As the negotiations are set to begin at the United States headquarters in Geneva on Thursday to end the long standing war in Syria, repeated talks on ceasefire have fallen apart, raising serious doubts on the outcome of this dialogue. The six-year-old war has completely ravaged the country, killed half a million people and displaced over 12 million. The situation in Syria escalated in December when Syrian army took full control of Aleppo, reducing the city to rubble and leaving the civilians completely helpless. This war has given rise to the biggest humanitarian emergency that the world ever faced, ‘Refugee Crisis’. As countries grapple to accommodate the ever rising refugees from different war-torn countries, the question arises that even if we accommodate, can we rehabilitate them and accept refugees as one of our own?
Speaking on the crisis on The Dialogue to Senior Deputy Editor Deepanwita De, we have Kenneth E. Miller, PHD, Clinical and Community Psychologist. He is also a writer based in Amsterdam, who has written extensively on refugees. He is a regular contributor at Psychology Today under the column of ‘The Refugee Experience’.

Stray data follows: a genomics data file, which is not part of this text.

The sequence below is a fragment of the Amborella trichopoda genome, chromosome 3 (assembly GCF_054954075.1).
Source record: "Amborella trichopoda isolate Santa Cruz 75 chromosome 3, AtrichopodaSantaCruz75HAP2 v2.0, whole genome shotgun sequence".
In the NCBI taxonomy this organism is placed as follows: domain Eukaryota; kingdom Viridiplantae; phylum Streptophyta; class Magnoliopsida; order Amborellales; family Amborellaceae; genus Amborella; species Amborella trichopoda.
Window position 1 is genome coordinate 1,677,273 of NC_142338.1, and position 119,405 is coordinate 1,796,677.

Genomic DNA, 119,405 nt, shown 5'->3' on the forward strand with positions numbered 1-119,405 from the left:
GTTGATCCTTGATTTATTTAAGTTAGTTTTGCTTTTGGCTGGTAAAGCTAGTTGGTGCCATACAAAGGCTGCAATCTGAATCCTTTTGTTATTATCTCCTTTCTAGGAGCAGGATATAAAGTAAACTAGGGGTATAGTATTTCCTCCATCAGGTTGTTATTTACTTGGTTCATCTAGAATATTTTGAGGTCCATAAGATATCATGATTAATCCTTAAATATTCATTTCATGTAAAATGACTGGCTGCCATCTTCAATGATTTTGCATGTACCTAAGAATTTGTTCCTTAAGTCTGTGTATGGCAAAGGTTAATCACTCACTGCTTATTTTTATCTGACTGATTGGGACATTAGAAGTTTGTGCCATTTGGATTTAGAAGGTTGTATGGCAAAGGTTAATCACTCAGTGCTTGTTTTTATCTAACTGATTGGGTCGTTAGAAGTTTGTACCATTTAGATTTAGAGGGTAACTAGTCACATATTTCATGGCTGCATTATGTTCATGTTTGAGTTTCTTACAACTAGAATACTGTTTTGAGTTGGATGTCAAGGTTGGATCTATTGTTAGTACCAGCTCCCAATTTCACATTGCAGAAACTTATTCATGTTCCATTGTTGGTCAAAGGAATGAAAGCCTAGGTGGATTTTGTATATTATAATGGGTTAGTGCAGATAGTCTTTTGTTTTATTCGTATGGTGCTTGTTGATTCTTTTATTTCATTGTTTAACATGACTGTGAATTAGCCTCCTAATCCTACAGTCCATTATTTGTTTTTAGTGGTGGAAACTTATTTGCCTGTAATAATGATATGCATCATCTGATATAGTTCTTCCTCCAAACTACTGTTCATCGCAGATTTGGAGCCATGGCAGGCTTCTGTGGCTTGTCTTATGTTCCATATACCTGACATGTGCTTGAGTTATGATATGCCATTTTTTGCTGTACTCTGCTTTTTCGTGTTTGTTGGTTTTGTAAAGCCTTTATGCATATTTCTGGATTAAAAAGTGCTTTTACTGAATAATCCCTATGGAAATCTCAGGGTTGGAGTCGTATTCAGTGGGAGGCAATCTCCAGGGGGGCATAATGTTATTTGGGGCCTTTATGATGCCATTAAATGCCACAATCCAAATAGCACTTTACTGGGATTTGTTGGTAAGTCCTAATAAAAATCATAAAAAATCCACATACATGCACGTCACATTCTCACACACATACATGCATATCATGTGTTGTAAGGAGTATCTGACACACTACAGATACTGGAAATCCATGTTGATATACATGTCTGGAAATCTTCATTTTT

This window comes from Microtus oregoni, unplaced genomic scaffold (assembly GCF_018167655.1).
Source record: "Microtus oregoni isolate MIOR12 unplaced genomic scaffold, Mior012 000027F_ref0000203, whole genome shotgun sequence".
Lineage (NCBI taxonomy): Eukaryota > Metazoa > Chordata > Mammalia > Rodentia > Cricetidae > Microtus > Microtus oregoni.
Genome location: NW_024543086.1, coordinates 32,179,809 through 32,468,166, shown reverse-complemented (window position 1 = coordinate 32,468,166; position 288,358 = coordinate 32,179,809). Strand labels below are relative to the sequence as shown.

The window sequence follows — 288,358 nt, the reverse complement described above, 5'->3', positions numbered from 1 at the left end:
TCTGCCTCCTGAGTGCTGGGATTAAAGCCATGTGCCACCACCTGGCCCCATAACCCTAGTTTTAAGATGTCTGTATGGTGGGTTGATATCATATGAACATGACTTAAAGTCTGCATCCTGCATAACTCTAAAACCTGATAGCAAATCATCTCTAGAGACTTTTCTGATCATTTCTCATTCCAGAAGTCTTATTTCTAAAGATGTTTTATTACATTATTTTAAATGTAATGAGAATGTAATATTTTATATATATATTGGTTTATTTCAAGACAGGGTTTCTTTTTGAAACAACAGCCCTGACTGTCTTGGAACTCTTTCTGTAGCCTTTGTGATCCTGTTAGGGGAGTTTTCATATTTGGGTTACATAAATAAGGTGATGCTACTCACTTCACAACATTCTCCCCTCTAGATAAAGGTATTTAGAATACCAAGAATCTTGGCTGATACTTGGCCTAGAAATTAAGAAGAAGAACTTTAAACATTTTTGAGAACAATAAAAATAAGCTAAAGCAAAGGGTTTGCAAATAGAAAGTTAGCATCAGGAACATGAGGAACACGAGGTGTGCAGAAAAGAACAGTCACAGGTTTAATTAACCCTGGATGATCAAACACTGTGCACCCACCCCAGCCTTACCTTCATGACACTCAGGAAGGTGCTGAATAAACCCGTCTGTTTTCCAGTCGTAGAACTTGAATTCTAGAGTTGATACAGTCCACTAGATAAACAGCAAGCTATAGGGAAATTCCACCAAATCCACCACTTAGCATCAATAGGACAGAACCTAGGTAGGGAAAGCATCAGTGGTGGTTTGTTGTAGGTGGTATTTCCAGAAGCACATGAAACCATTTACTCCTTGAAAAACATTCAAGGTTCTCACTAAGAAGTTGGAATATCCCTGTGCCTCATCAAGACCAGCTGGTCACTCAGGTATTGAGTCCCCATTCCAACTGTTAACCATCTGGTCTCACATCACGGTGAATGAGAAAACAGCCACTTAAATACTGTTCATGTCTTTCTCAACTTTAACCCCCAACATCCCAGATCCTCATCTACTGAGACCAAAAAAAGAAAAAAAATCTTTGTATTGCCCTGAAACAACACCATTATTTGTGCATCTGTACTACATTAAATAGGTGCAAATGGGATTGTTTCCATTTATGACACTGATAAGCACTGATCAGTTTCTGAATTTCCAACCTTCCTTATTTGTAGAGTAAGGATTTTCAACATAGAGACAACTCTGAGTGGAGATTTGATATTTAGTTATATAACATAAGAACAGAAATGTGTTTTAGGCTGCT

Excerpts from the interview.
You recently released your book, War Torn – Stories of courage, love and resilience, and it has been well received. What was the biggest challenge that you faced in finishing the book?
Writing the book was a labor of love. It wasn’t difficult; in fact, I lost track of time as I immersed myself in the research and writing. There were some sad moments—people I was close to or whom I’d only known briefly but respected a great deal, who had been killed or died of one cause or another. But mostly, writing the book was a joy. Getting it published, on the other hand, was not a particularly joyful experience. Rejections by literary agents or their assistants really awakened me to just how tough the world of publishing is outside of academia. As a professor of psychology, I’ve published numerous articles and book chapters, and co-edited a book on refugees; all of that was comparatively easy when seen against the experience of publishing War Torn.